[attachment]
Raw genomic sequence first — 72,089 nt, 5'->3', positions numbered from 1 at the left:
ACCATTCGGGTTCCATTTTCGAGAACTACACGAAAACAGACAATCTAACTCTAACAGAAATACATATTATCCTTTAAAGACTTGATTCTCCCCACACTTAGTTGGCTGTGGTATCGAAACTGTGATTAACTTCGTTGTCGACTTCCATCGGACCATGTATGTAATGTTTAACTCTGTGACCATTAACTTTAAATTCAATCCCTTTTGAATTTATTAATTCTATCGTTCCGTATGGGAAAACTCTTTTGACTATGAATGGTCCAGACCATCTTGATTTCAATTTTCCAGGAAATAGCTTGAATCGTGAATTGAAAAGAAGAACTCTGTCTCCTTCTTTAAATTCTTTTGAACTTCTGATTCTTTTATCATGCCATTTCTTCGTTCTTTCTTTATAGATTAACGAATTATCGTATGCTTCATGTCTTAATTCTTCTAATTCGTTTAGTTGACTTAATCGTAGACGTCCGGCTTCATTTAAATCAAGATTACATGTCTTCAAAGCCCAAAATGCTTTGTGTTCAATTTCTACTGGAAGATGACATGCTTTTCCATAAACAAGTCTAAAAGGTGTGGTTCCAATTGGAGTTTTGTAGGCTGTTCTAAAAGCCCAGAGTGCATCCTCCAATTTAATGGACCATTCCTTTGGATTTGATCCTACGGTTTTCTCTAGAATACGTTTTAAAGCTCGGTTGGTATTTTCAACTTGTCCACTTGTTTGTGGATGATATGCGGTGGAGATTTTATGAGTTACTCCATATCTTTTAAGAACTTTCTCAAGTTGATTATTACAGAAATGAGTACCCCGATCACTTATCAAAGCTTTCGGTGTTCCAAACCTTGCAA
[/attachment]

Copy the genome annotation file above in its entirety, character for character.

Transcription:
Raw genomic sequence first — 72,089 nt, 5'->3', positions numbered from 1 at the left:
ACCATTCGGGTTCCATTTTCGAGAACTACACGAAAACAGACAATCTAACTCTAACAGAAATACATATTATCCTTTAAAGACTTGATTCTCCCCACACTTAGTTGGCTGTGGTATCGAAACTGTGATTAACTTCGTTGTCGACTTCCATCGGACCATGTATGTAATGTTTAACTCTGTGACCATTAACTTTAAATTCAATCCCTTTTGAATTTATTAATTCTATCGTTCCGTATGGGAAAACTCTTTTGACTATGAATGGTCCAGACCATCTTGATTTCAATTTTCCAGGAAATAGCTTGAATCGTGAATTGAAAAGAAGAACTCTGTCTCCTTCTTTAAATTCTTTTGAACTTCTGATTCTTTTATCATGCCATTTCTTCGTTCTTTCTTTATAGATTAACGAATTATCGTATGCTTCATGTCTTAATTCTTCTAATTCGTTTAGTTGACTTAATCGTAGACGTCCGGCTTCATTTAAATCAAGATTACATGTCTTCAAAGCCCAAAATGCTTTGTGTTCAATTTCTACTGGAAGATGACATGCTTTTCCATAAACAAGTCTAAAAGGTGTGGTTCCAATTGGAGTTTTGTAGGCTGTTCTAAAAGCCCAGAGTGCATCCTCCAATTTAATGGACCATTCCTTTGGATTTGATCCTACGGTTTTCTCTAGAATACGTTTTAAAGCTCGGTTGGTATTTTCAACTTGTCCACTTGTTTGTGGATGATATGCGGTGGAGATTTTATGAGTTACTCCATATCTTTTAAGAACTTTCTCAAGTTGATTATTACAGAAATGAGTACCCCGATCACTTATCAAAGCTTTCGGTGTTCCAAACCTTGCAA